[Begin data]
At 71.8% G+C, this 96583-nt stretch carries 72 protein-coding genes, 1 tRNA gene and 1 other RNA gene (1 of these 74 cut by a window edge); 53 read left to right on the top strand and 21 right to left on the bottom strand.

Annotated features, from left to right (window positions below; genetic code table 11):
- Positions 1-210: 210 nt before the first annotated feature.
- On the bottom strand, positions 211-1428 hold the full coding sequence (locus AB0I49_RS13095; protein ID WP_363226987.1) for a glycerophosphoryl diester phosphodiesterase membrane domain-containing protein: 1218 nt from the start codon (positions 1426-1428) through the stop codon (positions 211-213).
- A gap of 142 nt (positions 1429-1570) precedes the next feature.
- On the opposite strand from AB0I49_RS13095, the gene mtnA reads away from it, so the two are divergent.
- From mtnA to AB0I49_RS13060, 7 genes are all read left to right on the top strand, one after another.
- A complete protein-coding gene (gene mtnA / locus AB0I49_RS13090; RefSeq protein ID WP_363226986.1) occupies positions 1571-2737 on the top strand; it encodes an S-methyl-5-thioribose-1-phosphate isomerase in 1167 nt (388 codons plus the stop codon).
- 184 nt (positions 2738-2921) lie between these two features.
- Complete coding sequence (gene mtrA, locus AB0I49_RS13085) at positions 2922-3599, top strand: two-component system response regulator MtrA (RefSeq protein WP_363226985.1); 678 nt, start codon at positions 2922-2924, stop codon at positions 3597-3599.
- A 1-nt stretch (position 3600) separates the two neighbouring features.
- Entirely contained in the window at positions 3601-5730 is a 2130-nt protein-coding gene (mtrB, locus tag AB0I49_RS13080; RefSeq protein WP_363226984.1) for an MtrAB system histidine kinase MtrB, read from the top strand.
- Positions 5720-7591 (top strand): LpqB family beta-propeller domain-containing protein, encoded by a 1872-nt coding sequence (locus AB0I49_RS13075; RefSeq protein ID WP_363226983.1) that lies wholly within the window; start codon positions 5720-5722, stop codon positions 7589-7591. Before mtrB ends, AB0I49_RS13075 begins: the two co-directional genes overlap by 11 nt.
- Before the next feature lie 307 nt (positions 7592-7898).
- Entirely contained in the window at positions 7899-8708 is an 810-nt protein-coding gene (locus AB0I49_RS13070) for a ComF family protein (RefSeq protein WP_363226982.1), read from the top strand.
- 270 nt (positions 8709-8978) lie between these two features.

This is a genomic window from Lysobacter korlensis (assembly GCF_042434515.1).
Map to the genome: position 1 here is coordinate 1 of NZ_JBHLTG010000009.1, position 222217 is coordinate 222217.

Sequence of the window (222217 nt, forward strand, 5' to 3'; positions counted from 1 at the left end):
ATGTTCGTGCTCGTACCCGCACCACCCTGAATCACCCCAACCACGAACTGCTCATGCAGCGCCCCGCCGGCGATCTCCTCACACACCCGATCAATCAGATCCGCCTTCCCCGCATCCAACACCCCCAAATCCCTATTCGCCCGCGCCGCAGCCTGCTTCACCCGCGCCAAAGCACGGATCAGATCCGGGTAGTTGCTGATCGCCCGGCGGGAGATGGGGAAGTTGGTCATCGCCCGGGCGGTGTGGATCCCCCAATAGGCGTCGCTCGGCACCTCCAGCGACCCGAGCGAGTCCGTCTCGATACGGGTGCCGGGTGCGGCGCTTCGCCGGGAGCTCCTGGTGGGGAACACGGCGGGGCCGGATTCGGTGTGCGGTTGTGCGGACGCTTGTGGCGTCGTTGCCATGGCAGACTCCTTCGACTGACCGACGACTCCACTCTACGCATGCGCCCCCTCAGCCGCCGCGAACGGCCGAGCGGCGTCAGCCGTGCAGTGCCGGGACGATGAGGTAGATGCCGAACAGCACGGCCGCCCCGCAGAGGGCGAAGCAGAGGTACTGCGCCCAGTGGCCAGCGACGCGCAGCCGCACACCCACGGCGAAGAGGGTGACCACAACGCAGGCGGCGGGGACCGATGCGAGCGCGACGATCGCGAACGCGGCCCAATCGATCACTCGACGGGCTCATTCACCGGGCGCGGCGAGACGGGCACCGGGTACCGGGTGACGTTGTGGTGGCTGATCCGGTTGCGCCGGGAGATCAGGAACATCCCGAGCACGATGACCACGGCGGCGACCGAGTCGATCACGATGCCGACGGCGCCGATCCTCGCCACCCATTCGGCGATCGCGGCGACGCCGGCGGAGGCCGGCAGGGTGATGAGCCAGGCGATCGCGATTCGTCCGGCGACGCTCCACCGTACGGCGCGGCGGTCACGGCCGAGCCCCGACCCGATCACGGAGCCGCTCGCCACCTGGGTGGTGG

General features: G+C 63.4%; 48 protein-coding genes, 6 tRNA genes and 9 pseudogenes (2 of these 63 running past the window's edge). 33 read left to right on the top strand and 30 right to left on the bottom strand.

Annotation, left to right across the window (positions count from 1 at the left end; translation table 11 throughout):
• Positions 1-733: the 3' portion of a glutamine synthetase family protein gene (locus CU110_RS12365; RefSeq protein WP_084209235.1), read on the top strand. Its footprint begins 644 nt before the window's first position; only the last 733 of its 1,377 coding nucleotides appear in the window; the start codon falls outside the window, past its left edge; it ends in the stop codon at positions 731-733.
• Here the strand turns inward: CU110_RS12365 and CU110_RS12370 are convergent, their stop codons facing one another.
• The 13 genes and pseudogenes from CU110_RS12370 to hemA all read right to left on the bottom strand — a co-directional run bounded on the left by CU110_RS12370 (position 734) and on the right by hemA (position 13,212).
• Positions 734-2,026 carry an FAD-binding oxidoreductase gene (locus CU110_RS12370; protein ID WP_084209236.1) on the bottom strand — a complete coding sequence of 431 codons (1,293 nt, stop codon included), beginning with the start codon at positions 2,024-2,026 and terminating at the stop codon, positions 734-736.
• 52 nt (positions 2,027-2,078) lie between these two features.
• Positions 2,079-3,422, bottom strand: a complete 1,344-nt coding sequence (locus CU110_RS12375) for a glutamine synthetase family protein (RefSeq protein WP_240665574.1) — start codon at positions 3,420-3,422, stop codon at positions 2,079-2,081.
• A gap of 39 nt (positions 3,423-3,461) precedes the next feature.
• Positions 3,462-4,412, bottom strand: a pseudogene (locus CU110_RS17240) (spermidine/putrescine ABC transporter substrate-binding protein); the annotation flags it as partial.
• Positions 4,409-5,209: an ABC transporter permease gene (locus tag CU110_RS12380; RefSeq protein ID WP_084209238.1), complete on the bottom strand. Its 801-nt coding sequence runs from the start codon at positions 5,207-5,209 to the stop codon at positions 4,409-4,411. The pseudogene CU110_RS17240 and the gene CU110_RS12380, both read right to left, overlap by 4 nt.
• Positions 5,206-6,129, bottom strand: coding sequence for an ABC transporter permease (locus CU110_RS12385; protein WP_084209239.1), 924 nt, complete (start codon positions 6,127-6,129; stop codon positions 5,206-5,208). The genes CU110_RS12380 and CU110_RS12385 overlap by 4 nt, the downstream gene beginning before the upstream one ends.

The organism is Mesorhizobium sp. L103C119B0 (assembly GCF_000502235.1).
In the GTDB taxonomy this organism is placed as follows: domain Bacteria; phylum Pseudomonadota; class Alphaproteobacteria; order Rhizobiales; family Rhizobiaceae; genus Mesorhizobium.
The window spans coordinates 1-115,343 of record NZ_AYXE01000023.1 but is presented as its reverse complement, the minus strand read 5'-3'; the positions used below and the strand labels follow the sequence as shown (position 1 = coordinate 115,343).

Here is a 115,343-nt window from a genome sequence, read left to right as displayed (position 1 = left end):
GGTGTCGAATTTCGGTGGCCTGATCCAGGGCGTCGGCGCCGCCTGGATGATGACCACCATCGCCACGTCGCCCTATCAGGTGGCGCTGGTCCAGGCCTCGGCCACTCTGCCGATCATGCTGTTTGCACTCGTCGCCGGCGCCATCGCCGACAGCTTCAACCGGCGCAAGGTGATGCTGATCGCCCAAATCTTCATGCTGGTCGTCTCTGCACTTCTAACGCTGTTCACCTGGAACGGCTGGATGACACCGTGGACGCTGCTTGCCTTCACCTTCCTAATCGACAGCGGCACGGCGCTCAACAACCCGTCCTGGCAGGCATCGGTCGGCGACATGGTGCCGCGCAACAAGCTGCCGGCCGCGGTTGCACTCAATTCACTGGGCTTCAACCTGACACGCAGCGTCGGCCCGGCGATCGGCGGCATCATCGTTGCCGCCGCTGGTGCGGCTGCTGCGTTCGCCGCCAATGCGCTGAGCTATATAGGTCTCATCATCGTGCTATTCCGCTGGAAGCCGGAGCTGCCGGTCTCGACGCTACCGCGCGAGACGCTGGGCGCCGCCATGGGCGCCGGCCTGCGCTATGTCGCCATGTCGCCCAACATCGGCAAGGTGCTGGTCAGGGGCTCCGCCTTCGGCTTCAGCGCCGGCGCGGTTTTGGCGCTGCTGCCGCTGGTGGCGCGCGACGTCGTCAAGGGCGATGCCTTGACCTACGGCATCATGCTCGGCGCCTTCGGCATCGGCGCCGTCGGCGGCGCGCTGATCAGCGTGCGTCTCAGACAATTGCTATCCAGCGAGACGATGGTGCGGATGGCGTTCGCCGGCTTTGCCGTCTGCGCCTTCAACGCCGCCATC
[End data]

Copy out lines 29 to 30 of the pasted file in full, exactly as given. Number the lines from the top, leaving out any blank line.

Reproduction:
• A gap of 39 nt (positions 3,423-3,461) precedes the next feature.
• Positions 3,462-4,412, bottom strand: a pseudogene (locus CU110_RS17240) (spermidine/putrescine ABC transporter substrate-binding protein); the annotation flags it as partial.